Sunday, October 30, 2005

Systems Failure?

A former Prime Minister takes on Bangalore’s foremost icon, even as the city crumbles. Is this the beginning of terminal decline for India’s Silicon Capital? Or can it find a killer app for the infrastructure bug?

The Times of India

It was a ‘bad weather' fortnight for Bangalore. It began with a lot of heat being generated over former Prime Minister H D Deve Gowda’s remarks that Infosys chairman and Bangalore airport project chief N R Narayana Murthy had contributed little to the mega project. Murthy quit the project in protest, but Gowda went ahead and charged Infosys with landgrabbing and political interference. Then the city was lashed by heavy rain. Roads and colonies were inundated, lakes overflowed and our Silicon Valley's infrastructure collapsed, raising the question: As other major metros go all out to woo IT and FDI, why is the IT hub in a seeming state of collapse? Is the great Bangalore dream over?

Not if you believe the growth statistics. Texas Instruments made its bow in 1984. That grew to 13 companies and software exports worth Rs 5.6 crore in 1991 and 1,457 firms and Rs 18,100 crore in 2004. On a roll, still.

So what's the fuss about? Bangalore is creaking under the weight of its boom: the city's population has doubled in the last 18 years, the number of vehicles has spiralled, as has the cost of living, and the infrastructure simply hasn’t kept pace.


Traffic is a major bellyache. As Fortune magazine notes in its recent issue, “In Bangalore, executives visiting the immaculate campuses of software firms like Infosys and Wipro marvel that while their data can travel to- the other side of the earth at the speed of thought, they must crawl along in bumper-to-bumper traffic for more than an hour to get back to their hotels.”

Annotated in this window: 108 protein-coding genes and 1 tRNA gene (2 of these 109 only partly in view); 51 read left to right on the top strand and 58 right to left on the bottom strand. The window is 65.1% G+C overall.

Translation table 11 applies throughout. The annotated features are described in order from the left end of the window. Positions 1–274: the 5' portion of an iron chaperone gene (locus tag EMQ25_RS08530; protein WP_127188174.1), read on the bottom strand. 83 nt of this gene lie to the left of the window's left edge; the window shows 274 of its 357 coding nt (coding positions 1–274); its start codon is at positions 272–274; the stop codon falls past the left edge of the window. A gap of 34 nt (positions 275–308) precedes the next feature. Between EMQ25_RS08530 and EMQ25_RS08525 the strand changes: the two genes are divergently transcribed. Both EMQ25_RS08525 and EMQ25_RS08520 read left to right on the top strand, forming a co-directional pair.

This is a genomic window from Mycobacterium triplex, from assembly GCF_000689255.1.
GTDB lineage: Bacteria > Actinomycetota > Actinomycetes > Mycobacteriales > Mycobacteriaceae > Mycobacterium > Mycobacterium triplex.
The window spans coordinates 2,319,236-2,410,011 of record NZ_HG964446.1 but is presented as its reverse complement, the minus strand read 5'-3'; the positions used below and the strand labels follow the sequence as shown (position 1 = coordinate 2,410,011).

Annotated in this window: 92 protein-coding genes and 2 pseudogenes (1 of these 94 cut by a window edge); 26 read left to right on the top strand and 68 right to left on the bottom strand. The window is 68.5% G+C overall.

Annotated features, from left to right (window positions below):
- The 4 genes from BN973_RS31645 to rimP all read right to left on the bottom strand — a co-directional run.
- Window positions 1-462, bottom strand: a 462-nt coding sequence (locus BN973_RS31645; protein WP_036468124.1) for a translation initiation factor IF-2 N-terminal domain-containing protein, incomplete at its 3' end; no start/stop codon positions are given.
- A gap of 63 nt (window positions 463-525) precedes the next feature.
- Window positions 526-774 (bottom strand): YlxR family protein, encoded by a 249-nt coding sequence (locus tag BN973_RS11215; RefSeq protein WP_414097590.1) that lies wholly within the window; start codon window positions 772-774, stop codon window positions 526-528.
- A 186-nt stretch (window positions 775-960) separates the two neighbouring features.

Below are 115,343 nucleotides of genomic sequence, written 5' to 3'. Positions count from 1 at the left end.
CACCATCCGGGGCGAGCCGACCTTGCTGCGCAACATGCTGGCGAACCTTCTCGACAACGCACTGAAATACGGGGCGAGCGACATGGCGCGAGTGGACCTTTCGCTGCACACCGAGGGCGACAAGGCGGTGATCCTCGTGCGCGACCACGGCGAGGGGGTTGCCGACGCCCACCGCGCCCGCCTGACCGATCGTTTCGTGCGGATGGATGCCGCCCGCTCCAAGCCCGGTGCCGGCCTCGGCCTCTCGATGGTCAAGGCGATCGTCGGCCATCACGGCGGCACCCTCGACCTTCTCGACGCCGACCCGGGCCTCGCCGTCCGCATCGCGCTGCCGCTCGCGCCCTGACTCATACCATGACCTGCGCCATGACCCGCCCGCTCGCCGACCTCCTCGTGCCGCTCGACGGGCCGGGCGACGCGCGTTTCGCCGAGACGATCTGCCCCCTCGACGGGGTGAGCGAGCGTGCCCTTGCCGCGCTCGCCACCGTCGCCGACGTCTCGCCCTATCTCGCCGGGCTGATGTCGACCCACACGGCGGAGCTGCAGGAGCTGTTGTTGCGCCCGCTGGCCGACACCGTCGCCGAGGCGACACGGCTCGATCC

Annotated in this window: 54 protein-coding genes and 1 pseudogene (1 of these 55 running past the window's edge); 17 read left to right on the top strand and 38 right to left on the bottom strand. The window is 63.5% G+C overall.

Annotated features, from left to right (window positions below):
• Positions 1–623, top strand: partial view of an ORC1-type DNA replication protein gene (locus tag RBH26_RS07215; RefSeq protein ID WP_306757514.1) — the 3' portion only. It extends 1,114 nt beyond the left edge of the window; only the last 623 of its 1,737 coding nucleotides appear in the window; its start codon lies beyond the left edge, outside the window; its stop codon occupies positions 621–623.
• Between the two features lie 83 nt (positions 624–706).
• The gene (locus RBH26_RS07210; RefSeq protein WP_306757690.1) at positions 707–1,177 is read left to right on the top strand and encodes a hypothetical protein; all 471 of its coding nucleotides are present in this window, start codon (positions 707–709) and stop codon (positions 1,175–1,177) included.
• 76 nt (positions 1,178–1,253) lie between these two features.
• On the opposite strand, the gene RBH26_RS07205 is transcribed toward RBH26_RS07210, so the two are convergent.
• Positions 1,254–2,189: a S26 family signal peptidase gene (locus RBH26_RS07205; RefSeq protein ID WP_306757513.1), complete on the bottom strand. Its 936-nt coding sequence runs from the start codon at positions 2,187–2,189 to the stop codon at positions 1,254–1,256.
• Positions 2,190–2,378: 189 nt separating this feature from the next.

Techie Manish Chok says when he came to Bangalore five years ago, it was a dream city but now the one-and-ahalf-hour commuting time to his workplace irritates him. And George Kuruvilla, urban planner, believes Bangalore still lives on past glory. “There will be first a decline and then demise, unless things turn around. You need proper traffic planning.”

It has indeed been a swift journey that Bangalore has made in just over a hundred years — from a small garrison town, which bored the young Winston Churchill enough to make him read books by the dozens and collect butterflies — to a city where Mamas serve breakfast to children in traffic jams on the way to school. The Rama Rajya, as Gandhi described Bangalore's advanced environs in the 1930s, is unable to cope with the Information Age. For a city with about 100 years of technical expertise, lodged in the state that was the first to get electric power in Asia, enterprise doesn't come at a premium. Unlike many other world cities, Bangalore grew not on the strength of traditional wealth, but its professional repertoire.